BLUE SPRINGS, Mo., March 17 /PRNewswire/ -- Today's adolescents have the dubious distinction of being the most "wired" generation to date. They somehow complete homework while simultaneously texting on mobile phones, listening to iPods, IM-ing from computers and posting photos and video to Facebook. These young people are able to bring the world to their fingertips in a way that previous generations never imagined. The Society for Adolescent Medicine is examining "e-teens" and how they incorporate technology into their personal health at their annual scientific meeting in Los Angeles, March 25-28, 2009. It will be the first meeting ever to address technology and health in teens.
One of the "hot topic" sessions specifically focused on "e-teens" is entitled "Can We Use the Internet to Screen Adolescents for Chlamydia? Satisfaction and Results of the iwantthekit.org." This session will examine results from the Web site iwantthekit.org, which provides free home testing kits for sexually transmitted infections, including Chlamydia. What researchers have found is that the adolescent girls recruited for home sampling demonstrated a high prevalence of Chlamydia, and reported high acceptability for confidential, in-home private testing. Girls are able to access results privately and are then encouraged to seek treatment should test results be positive. The program provides access to high-risk populations who do not access clinic services.
The term "helicopter parents" has been around for more than a decade to describe parents who pay an undue amount of attention to their children in college, checking in daily via cell phone and even negotiating grades with professors. But increases in technology mean more methods for parents to be involved in their college students' lives, and hovering seems to have increased. The Hot Topic session, "Helicopter Parents: The Good, The Bad and The Ugly," will examine how beneficial or detrimental "helicoptering" can be to a student, whether students resent their parents' behavior, what topics kids talk about with their parents and when a parent's behavior crosses the line from being involved to being embarrassing. Also discussed will be how care providers can encourage parents to be involved at a level beneficial to them and their kids.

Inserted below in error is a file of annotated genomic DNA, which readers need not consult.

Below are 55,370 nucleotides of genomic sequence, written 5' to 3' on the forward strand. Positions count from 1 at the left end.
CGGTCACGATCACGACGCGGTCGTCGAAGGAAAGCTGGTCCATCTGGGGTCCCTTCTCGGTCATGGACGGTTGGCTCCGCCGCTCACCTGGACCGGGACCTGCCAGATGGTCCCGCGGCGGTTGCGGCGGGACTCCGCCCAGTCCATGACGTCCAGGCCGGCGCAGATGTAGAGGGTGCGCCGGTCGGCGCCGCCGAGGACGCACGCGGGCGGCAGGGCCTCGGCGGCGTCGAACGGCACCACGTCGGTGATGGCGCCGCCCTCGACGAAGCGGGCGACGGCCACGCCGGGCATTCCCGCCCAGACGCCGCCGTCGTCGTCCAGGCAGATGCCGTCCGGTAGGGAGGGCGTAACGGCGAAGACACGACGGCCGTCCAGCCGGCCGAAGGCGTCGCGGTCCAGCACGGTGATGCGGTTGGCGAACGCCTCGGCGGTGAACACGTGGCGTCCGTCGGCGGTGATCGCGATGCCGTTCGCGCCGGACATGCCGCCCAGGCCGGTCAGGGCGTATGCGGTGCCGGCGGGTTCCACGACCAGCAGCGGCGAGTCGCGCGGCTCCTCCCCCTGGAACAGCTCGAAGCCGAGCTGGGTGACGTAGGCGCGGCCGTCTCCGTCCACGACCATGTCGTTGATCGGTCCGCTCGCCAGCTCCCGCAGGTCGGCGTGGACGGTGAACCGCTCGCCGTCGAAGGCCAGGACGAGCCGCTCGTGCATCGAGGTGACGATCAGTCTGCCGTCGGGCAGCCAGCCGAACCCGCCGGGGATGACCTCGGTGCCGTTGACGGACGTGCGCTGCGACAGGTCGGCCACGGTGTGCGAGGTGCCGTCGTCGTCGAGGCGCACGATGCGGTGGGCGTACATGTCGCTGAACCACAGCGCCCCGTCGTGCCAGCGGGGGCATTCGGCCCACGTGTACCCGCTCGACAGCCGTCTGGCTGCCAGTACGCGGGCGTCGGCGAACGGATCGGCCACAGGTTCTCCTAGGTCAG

Another topic being addressed in this venue is adolescent and young adults returning from military service. About half of the enlisted U.S. military personnel are under 25 years old. This population has unique needs such as injury evaluation, psychosocial screening and mental health issues because of their military service. "To Iraq and Back; How Can We Help Those Returning?" will examine the military health system's efforts to examine the mental health issues facing our young military population from an adolescent and young adult perspective. Care providers will be reminded that service members and their families would benefit from routine screening for health risk behaviors while keeping deployment cycles in mind.
The session "Preventing Animal House: The Quaker Bouncers" deals with students helping other students limit alcohol consumption on college campuses. Annually, more than 1,400 college age students die from alcohol-related injuries and 1.1 million more students are injured. At
For more information on the above topics, or to attend the meeting in Los Angeles, please contact Vaughn Rickert, SAM Program Committee, at 212-304-5766 or via e-mail at firstname.lastname@example.org or visit the SAM website at http://www.adolescenthealth.org.
For more information, contact: Hollis Heavenrich-Jones at 773-878-7473 or via e-mail at email@example.com
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|SOURCE The Society for Adolescent Medicine|
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